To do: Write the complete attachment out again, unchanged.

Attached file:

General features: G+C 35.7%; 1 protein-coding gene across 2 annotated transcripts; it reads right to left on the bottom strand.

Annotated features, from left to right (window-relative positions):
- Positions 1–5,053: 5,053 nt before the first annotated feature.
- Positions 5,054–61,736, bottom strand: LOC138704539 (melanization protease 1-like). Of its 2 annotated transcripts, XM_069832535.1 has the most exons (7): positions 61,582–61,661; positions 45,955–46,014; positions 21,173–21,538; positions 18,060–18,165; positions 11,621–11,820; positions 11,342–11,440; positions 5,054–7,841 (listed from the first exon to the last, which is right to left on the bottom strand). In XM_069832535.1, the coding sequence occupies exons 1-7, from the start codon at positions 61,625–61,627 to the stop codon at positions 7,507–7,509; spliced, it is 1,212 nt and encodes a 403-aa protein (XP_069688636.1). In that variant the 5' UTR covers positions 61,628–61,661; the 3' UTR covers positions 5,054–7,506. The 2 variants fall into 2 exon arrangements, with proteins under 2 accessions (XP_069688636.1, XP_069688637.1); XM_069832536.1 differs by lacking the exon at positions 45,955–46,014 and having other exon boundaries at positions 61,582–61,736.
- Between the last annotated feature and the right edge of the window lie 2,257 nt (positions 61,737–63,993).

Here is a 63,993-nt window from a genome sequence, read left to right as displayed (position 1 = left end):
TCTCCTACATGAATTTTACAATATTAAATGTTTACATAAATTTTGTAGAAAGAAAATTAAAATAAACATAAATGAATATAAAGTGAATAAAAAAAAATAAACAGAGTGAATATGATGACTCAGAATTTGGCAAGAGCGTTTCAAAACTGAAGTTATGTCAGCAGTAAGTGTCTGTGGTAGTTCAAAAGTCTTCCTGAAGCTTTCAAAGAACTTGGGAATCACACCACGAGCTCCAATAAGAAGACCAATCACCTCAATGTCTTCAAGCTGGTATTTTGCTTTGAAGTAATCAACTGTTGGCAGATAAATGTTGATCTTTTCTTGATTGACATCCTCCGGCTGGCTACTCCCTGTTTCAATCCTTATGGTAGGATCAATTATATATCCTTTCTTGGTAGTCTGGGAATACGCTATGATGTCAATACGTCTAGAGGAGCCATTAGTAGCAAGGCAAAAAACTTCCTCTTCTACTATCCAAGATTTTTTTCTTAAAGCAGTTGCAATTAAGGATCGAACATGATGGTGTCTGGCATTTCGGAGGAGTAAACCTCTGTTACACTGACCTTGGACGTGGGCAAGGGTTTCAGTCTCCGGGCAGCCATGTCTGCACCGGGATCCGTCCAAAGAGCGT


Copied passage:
General features: G+C 35.7%; 1 protein-coding gene across 2 annotated transcripts; it reads right to left on the bottom strand.

Annotated features, from left to right (window-relative positions):
- Positions 1–5,053: 5,053 nt before the first annotated feature.
- Positions 5,054–61,736, bottom strand: LOC138704539 (melanization protease 1-like). Of its 2 annotated transcripts, XM_069832535.1 has the most exons (7): positions 61,582–61,661; positions 45,955–46,014; positions 21,173–21,538; positions 18,060–18,165; positions 11,621–11,820; positions 11,342–11,440; positions 5,054–7,841 (listed from the first exon to the last, which is right to left on the bottom strand). In XM_069832535.1, the coding sequence occupies exons 1-7, from the start codon at positions 61,625–61,627 to the stop codon at positions 7,507–7,509; spliced, it is 1,212 nt and encodes a 403-aa protein (XP_069688636.1). In that variant the 5' UTR covers positions 61,628–61,661; the 3' UTR covers positions 5,054–7,506. The 2 variants fall into 2 exon arrangements, with proteins under 2 accessions (XP_069688636.1, XP_069688637.1); XM_069832536.1 differs by lacking the exon at positions 45,955–46,014 and having other exon boundaries at positions 61,582–61,736.
- Between the last annotated feature and the right edge of the window lie 2,257 nt (positions 61,737–63,993).

Here is a 63,993-nt window from a genome sequence, read left to right as displayed (position 1 = left end):
TCTCCTACATGAATTTTACAATATTAAATGTTTACATAAATTTTGTAGAAAGAAAATTAAAATAAACATAAATGAATATAAAGTGAATAAAAAAAAATAAACAGAGTGAATATGATGACTCAGAATTTGGCAAGAGCGTTTCAAAACTGAAGTTATGTCAGCAGTAAGTGTCTGTGGTAGTTCAAAAGTCTTCCTGAAGCTTTCAAAGAACTTGGGAATCACACCACGAGCTCCAATAAGAAGACCAATCACCTCAATGTCTTCAAGCTGGTATTTTGCTTTGAAGTAATCAACTGTTGGCAGATAAATGTTGATCTTTTCTTGATTGACATCCTCCGGCTGGCTACTCCCTGTTTCAATCCTTATGGTAGGATCAATTATATATCCTTTCTTGGTAGTCTGGGAATACGCTATGATGTCAATACGTCTAGAGGAGCCATTAGTAGCAAGGCAAAAAACTTCCTCTTCTACTATCCAAGATTTTTTTCTTAAAGCAGTTGCAATTAAGGATCGAACATGATGGTGTCTGGCATTTCGGAGGAGTAAACCTCTGTTACACTGACCTTGGACGTGGGCAAGGGTTTCAGTCTCCGGGCAGCCATGTCTGCACCGGGATCCGTCCAAAGAGCGT